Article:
Wise County Heritage Museum destroyed by fire

A fire ripped through the Wise County Heritage Museum in Decatur early Saturday morning.

Crews were called to the scene just before 1 a.m., and responding firefighters found smoke coming from one side of the three-story building.

Firefighters went into the building, but the fire continued to grow, causing them to fight the flames from outside.

"After forcing entry, it was just inside 30 minutes we had to call, to evacuate the structure and go defensive," Decatur Fire Chief Deroy Bennett said.


Fire destroys church in Wise County, leaving only a cross standing

The Balsora Baptist Church in Wise County was completely engulfed by a fire on Friday afternoon. Despite the damages, the pastor says Sunday service will be held.

Fire and police departments from surrounding communities helped fight the flames and secure the scene.

No injuries have been reported.

The building has been around since 1893, and fire crews said it was destroyed by the fire.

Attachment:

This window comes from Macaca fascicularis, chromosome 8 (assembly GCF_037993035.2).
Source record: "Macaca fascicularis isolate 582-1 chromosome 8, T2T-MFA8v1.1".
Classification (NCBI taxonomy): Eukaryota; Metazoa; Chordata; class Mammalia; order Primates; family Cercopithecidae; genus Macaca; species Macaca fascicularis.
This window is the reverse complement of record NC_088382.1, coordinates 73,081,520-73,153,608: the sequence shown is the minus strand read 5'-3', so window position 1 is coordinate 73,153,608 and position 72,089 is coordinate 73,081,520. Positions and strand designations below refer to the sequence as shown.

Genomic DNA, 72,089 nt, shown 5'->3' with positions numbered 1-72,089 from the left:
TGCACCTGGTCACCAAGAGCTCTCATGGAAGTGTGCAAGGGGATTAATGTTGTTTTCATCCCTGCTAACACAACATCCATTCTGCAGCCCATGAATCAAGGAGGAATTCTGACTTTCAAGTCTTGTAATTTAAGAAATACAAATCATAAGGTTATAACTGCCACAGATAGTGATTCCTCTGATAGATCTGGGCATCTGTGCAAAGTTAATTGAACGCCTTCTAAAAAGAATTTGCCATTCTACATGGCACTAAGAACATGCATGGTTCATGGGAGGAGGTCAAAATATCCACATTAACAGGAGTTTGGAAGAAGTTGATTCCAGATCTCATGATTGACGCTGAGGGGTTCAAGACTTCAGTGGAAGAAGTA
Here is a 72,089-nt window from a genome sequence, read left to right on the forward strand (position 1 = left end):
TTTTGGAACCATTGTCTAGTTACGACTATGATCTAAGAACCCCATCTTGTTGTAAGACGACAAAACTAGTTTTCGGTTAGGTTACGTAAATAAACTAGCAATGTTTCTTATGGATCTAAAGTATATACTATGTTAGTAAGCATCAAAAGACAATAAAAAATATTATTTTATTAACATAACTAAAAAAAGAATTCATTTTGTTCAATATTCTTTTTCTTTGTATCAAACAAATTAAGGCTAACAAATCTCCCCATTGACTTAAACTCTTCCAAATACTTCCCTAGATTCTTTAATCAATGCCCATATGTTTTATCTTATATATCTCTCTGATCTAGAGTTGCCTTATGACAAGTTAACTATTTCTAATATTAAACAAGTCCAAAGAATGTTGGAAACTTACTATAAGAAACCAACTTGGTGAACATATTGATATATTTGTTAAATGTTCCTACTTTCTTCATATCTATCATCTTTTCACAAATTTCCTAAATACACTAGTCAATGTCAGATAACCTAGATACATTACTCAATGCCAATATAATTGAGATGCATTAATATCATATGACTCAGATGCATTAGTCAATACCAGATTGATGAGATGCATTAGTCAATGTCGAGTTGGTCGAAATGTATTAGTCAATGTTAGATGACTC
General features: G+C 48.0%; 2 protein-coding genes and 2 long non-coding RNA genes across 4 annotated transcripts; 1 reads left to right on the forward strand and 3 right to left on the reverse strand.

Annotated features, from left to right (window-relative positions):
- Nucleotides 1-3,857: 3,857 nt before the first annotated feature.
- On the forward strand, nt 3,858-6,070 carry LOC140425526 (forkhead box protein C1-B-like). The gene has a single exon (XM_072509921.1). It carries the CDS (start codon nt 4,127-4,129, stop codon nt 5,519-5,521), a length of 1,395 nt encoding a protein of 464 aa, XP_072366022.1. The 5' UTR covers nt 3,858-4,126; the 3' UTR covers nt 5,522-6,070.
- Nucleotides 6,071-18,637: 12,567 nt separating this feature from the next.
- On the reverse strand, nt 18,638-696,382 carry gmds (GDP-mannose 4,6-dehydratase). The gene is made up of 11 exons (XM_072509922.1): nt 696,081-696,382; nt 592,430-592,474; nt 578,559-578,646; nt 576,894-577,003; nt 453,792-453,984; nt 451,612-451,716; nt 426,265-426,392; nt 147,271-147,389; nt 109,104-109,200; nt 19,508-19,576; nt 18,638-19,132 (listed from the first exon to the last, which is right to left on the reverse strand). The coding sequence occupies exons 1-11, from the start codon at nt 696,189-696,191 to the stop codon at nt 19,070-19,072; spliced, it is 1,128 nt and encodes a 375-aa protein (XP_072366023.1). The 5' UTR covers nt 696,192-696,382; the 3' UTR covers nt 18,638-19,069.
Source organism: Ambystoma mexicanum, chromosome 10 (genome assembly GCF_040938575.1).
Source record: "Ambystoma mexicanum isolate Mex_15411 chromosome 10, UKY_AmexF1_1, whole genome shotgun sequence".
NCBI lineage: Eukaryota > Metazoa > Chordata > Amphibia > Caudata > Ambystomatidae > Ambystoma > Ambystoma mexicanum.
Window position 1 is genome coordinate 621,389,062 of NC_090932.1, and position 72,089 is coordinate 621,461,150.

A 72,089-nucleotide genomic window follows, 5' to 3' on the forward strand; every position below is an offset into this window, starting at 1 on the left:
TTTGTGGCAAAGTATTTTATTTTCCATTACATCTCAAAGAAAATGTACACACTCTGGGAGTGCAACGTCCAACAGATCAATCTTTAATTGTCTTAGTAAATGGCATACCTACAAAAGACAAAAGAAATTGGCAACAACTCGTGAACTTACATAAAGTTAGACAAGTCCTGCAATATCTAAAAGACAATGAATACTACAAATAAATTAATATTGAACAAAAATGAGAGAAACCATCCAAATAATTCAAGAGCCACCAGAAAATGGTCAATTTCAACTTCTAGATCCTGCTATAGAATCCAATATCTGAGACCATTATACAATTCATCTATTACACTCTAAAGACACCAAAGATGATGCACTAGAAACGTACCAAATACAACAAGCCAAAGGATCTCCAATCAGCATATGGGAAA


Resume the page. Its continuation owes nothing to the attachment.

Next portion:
"I was driving through town and I saw the museum sign. I’m visiting from Illinois and I thought, ‘Oh, I’ll just turn and checkout the museum,’ and as I turned I thought, ‘Wow, I’m a day late,’" Julie Jean said. 

Jean will not get a chance to see what was inside the 130-year-old Wise County museum. It’s a total loss after a fire swept through early Saturday morning.

"It’s a big piece of my history. I remember going through there when I was a kid and loving every minute of it," David Parrish said.

Museum staff said, fortunately, decades of Wise County archives had already been saved online, but that’s only a portion of what the museum showcased.

"All the artifacts and things that have been collected. It’s just a devastation," archivist Sue Tackel said.

Artifacts such as ones once belonging to the Lost Battalion, a group of World War II soldiers, many from Texas, who were captured by the Japanese until the end of the war. Some died while in captivity.

"You can’t replace the things that were in that building," Tackel added. 

A loss extending to ones beyond Wise County. 

"It’s a national one due to the level of collections and artifacts and information that this building held for so long," Wise County Judge J.D. Clark.

The museum director said most of the artifacts were uninsured.

"Because we had no valuation on so many things that were priceless, but we do have insurance on our structure and our business equipment inside," Kerry Clower said. 

The cause of the fire is under investigation.